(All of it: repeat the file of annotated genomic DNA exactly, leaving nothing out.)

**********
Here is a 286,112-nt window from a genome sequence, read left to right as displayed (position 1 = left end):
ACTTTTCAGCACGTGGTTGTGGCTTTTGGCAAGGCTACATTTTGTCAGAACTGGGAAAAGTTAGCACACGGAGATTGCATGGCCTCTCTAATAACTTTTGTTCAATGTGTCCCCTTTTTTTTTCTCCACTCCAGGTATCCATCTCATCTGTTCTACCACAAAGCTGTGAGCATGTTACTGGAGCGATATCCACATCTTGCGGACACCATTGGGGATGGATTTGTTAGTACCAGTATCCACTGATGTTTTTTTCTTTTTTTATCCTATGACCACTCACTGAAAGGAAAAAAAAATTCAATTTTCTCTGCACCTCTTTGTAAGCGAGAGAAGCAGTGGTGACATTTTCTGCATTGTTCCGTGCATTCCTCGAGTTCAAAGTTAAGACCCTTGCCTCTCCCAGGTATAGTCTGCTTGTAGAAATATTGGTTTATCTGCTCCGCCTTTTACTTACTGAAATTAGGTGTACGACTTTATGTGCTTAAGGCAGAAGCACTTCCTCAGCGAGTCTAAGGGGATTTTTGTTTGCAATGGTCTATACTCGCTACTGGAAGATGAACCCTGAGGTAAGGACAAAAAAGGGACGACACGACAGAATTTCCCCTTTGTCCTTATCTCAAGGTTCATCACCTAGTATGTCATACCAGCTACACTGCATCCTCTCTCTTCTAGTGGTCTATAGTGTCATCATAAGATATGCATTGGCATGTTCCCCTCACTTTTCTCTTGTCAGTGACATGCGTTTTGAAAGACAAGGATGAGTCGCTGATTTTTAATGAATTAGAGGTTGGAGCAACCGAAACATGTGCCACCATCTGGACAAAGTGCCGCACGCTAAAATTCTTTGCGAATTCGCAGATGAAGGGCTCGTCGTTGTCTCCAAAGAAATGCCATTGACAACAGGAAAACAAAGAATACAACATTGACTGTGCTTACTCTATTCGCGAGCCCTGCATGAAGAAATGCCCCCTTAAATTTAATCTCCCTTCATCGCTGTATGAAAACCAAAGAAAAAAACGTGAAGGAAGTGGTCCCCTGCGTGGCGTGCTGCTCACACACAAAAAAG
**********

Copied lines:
Here is a 286,112-nt window from a genome sequence, read left to right as displayed (position 1 = left end):
ACTTTTCAGCACGTGGTTGTGGCTTTTGGCAAGGCTACATTTTGTCAGAACTGGGAAAAGTTAGCACACGGAGATTGCATGGCCTCTCTAATAACTTTTGTTCAATGTGTCCCCTTTTTTTTTCTCCACTCCAGGTATCCATCTCATCTGTTCTACCACAAAGCTGTGAGCATGTTACTGGAGCGATATCCACATCTTGCGGACACCATTGGGGATGGATTTGTTAGTACCAGTATCCACTGATGTTTTTTTCTTTTTTTATCCTATGACCACTCACTGAAAGGAAAAAAAAATTCAATTTTCTCTGCACCTCTTTGTAAGCGAGAGAAGCAGTGGTGACATTTTCTGCATTGTTCCGTGCATTCCTCGAGTTCAAAGTTAAGACCCTTGCCTCTCCCAGGTATAGTCTGCTTGTAGAAATATTGGTTTATCTGCTCCGCCTTTTACTTACTGAAATTAGGTGTACGACTTTATGTGCTTAAGGCAGAAGCACTTCCTCAGCGAGTCTAAGGGGATTTTTGTTTGCAATGGTCTATACTCGCTACTGGAAGATGAACCCTGAGGTAAGGACAAAAAAGGGACGACACGACAGAATTTCCCCTTTGTCCTTATCTCAAGGTTCATCACCTAGTATGTCATACCAGCTACACTGCATCCTCTCTCTTCTAGTGGTCTATAGTGTCATCATAAGATATGCATTGGCATGTTCCCCTCACTTTTCTCTTGTCAGTGACATGCGTTTTGAAAGACAAGGATGAGTCGCTGATTTTTAATGAATTAGAGGTTGGAGCAACCGAAACATGTGCCACCATCTGGACAAAGTGCCGCACGCTAAAATTCTTTGCGAATTCGCAGATGAAGGGCTCGTCGTTGTCTCCAAAGAAATGCCATTGACAACAGGAAAACAAAGAATACAACATTGACTGTGCTTACTCTATTCGCGAGCCCTGCATGAAGAAATGCCCCCTTAAATTTAATCTCCCTTCATCGCTGTATGAAAACCAAAGAAAAAAACGTGAAGGAAGTGGTCCCCTGCGTGGCGTGCTGCTCACACACAAAAAAG